Invite the youth to read Ephesians 4:11–14 and Doctrine and Covenants 1:38; 21:4–5; 124:45–46 and answer the following questions: Who are these verses talking about? What is the message? Why is it important?
I tweaked it by handing each pair of students (I have eight kids in my class) a slip of paper with the scripture reference and those three questions written under it. I gave each pair a pen so they could write the answers to the questions on their slip of paper. I gave them a few minutes to read the scripture and answer the questions, and then I had each pair present what they learned from their scripture about following the counsel of priesthood leaders. After each pair presented, I jotted down the main idea on the board. It ended up looking something like this:
It's Important to Follow the Counsel of Priesthood Leaders
1. Priesthood leaders strengthen and unify the church.
2. The Lord speaks to his children through priesthood leaders.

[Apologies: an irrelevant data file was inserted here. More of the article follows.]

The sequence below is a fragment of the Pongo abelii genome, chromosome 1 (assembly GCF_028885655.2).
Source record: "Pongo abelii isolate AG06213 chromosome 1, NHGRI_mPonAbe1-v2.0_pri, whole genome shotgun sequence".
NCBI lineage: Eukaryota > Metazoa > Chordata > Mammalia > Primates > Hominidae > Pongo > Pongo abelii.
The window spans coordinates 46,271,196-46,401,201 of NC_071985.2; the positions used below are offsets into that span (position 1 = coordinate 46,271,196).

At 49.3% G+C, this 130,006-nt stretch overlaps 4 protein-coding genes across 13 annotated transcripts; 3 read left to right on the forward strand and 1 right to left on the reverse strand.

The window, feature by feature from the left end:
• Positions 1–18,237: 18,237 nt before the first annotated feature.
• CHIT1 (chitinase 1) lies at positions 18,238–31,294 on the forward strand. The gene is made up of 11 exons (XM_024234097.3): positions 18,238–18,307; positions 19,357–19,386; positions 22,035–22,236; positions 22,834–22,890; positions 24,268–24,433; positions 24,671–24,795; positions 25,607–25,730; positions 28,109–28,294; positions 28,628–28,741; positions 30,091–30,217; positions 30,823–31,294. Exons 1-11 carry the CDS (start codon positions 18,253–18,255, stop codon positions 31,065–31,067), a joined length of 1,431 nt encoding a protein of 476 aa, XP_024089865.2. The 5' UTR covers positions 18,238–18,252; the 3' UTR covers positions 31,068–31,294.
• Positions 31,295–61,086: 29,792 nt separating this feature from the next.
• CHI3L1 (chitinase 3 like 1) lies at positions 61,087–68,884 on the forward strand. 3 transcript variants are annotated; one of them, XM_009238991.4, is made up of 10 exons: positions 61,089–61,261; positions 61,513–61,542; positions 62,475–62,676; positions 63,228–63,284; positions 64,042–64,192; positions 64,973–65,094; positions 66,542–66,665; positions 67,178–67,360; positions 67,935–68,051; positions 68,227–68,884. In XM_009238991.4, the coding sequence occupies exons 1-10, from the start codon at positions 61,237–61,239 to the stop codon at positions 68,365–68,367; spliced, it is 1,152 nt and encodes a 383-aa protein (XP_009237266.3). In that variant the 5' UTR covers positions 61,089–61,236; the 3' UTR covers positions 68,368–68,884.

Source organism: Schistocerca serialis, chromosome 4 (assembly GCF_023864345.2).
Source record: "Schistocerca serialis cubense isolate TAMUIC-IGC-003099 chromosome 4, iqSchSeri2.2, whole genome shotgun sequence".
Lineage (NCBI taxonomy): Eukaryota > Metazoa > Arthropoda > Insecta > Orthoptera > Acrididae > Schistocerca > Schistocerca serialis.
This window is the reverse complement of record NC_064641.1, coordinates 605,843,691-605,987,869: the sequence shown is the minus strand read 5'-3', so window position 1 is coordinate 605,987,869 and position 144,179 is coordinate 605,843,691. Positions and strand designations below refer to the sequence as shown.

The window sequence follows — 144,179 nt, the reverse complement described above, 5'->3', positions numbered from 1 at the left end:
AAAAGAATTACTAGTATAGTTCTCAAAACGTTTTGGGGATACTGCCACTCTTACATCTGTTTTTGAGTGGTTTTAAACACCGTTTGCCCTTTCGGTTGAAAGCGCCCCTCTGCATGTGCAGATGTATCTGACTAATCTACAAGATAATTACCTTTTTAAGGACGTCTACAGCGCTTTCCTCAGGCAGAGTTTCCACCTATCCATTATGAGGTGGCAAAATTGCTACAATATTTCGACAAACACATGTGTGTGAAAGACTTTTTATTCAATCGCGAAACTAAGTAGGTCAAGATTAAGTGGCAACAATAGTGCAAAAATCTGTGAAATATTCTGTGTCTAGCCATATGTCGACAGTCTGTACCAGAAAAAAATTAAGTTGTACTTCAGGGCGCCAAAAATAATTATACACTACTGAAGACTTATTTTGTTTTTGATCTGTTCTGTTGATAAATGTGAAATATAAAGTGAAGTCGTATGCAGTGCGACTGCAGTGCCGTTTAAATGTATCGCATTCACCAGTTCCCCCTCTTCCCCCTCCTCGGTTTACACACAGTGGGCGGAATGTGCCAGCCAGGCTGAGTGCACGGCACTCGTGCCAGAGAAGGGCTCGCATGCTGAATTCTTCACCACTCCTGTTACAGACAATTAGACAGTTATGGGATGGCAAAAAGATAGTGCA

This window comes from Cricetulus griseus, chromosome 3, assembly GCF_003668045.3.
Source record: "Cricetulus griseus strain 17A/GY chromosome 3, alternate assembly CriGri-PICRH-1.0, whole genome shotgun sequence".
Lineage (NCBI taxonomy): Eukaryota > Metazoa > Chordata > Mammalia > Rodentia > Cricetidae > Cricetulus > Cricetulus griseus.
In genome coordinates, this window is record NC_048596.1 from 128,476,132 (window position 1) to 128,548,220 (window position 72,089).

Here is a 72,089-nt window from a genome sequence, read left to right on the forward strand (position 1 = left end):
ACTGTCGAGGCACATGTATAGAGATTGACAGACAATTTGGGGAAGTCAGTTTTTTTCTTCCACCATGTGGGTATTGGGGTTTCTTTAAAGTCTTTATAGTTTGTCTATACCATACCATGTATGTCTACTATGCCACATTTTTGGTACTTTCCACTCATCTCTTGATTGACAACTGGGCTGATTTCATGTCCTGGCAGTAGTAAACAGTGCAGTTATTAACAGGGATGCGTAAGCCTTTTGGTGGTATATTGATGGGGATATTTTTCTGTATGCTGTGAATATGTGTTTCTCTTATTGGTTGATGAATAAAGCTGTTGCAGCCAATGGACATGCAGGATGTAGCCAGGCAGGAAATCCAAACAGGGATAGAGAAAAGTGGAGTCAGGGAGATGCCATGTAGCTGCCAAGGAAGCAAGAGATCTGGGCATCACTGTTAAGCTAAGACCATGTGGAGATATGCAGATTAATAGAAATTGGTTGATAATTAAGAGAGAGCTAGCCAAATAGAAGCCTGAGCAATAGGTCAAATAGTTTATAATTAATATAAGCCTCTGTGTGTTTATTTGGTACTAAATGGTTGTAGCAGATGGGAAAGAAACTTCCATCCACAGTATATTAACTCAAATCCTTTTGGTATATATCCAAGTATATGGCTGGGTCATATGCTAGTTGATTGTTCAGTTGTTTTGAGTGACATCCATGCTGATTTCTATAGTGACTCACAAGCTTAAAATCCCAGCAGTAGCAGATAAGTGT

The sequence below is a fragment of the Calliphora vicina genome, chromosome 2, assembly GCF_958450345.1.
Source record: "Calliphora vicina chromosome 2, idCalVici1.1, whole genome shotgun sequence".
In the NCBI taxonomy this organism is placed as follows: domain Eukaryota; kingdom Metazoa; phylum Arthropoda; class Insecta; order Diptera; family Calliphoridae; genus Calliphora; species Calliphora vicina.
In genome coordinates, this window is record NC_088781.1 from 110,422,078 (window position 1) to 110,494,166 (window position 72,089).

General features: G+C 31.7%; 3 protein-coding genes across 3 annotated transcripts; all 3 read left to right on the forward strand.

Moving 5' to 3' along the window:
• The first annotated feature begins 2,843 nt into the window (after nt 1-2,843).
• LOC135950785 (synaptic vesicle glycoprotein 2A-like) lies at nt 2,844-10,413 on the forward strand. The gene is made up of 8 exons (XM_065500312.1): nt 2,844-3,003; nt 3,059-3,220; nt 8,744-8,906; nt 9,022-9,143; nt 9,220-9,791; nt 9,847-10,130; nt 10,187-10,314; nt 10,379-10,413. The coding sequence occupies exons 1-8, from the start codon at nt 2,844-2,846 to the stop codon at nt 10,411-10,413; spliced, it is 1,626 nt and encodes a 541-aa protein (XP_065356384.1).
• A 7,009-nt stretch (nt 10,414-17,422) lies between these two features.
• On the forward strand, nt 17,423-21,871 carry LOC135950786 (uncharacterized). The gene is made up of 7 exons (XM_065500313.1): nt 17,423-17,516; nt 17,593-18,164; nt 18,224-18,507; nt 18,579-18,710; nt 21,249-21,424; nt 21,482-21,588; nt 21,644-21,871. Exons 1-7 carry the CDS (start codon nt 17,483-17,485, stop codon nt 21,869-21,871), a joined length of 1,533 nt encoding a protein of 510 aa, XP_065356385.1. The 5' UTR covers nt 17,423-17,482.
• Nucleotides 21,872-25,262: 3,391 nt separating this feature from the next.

3. It's important to listen to priesthood leaders with patience and faith.
4. You are blessed if you listen to the counsel of priesthood leaders.
I wanted to really emphasize that you should listen to priesthood leaders with patience and faith, and I came across this little gem on lds.org - a mini-play based on the story of Naaman. I knew my lounge-loving teenagers would complain about doing the blocking and moving about that the original play called for, so I cut out the blocking and had them just stay in their chairs (they were grateful. Heaven forbid that they move around) and read their parts. One kid got into it (he played the part of Naaman) and he tromped around, emoted, used gesticulations, etc. It was really cute. Everyone else was content to lean their chairs back against the walls (Yes, we still have issues with leaning our chairs back) and read their parts. Here is my cut-down-and-cool-enough-for-teenagers version of the Naaman play:
Sorry; I was out of black ink. So I had to get creative.
Part of the lesson talks about how priesthood leaders pray to receive inspiration to counsel the people who are under their jurisdiction. For example, fathers pray to receive inspiration for their families, the prophet prays to receive inspiration for the church, etc. The lesson suggested the story of when the four sons of Mosiah asked their dad to go on missions. We were reading a tonnnnnn of scriptures during this lesson, so to break it up a bit, I had them read the comic strip version of the story. It's found here.
Here's my copy that I scanned: